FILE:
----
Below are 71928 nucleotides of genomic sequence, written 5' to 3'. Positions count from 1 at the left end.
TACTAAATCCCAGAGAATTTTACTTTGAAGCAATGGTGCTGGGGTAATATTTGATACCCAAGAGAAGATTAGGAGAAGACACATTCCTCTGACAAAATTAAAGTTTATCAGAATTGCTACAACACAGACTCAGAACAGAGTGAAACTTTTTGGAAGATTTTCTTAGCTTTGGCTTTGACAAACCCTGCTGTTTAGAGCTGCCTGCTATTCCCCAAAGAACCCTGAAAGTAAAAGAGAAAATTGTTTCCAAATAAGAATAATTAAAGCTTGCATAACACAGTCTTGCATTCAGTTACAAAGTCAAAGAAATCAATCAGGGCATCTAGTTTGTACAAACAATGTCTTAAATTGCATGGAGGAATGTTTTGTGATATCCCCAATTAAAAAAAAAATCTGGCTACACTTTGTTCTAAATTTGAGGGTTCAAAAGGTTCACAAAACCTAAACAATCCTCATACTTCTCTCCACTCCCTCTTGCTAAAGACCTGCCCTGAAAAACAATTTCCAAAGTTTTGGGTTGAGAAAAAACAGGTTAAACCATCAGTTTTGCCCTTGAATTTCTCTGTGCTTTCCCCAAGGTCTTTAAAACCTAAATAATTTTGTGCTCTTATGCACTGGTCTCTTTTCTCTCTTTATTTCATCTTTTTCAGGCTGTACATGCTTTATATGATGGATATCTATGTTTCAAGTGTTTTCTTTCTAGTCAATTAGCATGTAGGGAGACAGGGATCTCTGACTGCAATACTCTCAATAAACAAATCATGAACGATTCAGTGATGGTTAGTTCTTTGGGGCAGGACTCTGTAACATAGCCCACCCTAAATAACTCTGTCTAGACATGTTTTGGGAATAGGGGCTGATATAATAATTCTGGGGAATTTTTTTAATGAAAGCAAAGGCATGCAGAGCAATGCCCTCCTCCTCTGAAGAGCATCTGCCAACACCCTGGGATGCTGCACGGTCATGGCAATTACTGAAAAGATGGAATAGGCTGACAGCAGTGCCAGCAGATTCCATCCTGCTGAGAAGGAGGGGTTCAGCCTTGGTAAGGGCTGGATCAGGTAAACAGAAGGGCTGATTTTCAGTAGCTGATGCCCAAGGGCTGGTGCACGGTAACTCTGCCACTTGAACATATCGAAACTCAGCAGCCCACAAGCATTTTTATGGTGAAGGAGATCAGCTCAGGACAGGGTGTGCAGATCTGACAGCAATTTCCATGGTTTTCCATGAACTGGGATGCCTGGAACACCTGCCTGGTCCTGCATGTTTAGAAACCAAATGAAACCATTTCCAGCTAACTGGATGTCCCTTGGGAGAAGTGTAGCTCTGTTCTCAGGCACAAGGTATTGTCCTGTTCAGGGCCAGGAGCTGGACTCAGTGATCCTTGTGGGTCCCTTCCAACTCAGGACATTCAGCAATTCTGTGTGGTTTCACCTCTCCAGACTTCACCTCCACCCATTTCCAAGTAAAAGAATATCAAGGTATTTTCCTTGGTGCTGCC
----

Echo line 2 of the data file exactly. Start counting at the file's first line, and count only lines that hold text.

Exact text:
TACTAAATCCCAGAGAATTTTACTTTGAAGCAATGGTGCTGGGGTAATATTTGATACCCAAGAGAAGATTAGGAGAAGACACATTCCTCTGACAAAATTAAAGTTTATCAGAATTGCTACAACACAGACTCAGAACAGAGTGAAACTTTTTGGAAGATTTTCTTAGCTTTGGCTTTGACAAACCCTGCTGTTTAGAGCTGCCTGCTATTCCCCAAAGAACCCTGAAAGTAAAAGAGAAAATTGTTTCCAAATAAGAATAATTAAAGCTTGCATAACACAGTCTTGCATTCAGTTACAAAGTCAAAGAAATCAATCAGGGCATCTAGTTTGTACAAACAATGTCTTAAATTGCATGGAGGAATGTTTTGTGATATCCCCAATTAAAAAAAAAATCTGGCTACACTTTGTTCTAAATTTGAGGGTTCAAAAGGTTCACAAAACCTAAACAATCCTCATACTTCTCTCCACTCCCTCTTGCTAAAGACCTGCCCTGAAAAACAATTTCCAAAGTTTTGGGTTGAGAAAAAACAGGTTAAACCATCAGTTTTGCCCTTGAATTTCTCTGTGCTTTCCCCAAGGTCTTTAAAACCTAAATAATTTTGTGCTCTTATGCACTGGTCTCTTTTCTCTCTTTATTTCATCTTTTTCAGGCTGTACATGCTTTATATGATGGATATCTATGTTTCAAGTGTTTTCTTTCTAGTCAATTAGCATGTAGGGAGACAGGGATCTCTGACTGCAATACTCTCAATAAACAAATCATGAACGATTCAGTGATGGTTAGTTCTTTGGGGCAGGACTCTGTAACATAGCCCACCCTAAATAACTCTGTCTAGACATGTTTTGGGAATAGGGGCTGATATAATAATTCTGGGGAATTTTTTTAATGAAAGCAAAGGCATGCAGAGCAATGCCCTCCTCCTCTGAAGAGCATCTGCCAACACCCTGGGATGCTGCACGGTCATGGCAATTACTGAAAAGATGGAATAGGCTGACAGCAGTGCCAGCAGATTCCATCCTGCTGAGAAGGAGGGGTTCAGCCTTGGTAAGGGCTGGATCAGGTAAACAGAAGGGCTGATTTTCAGTAGCTGATGCCCAAGGGCTGGTGCACGGTAACTCTGCCACTTGAACATATCGAAACTCAGCAGCCCACAAGCATTTTTATGGTGAAGGAGATCAGCTCAGGACAGGGTGTGCAGATCTGACAGCAATTTCCATGGTTTTCCATGAACTGGGATGCCTGGAACACCTGCCTGGTCCTGCATGTTTAGAAACCAAATGAAACCATTTCCAGCTAACTGGATGTCCCTTGGGAGAAGTGTAGCTCTGTTCTCAGGCACAAGGTATTGTCCTGTTCAGGGCCAGGAGCTGGACTCAGTGATCCTTGTGGGTCCCTTCCAACTCAGGACATTCAGCAATTCTGTGTGGTTTCACCTCTCCAGACTTCACCTCCACCCATTTCCAAGTAAAAGAATATCAAGGTATTTTCCTTGGTGCTGCC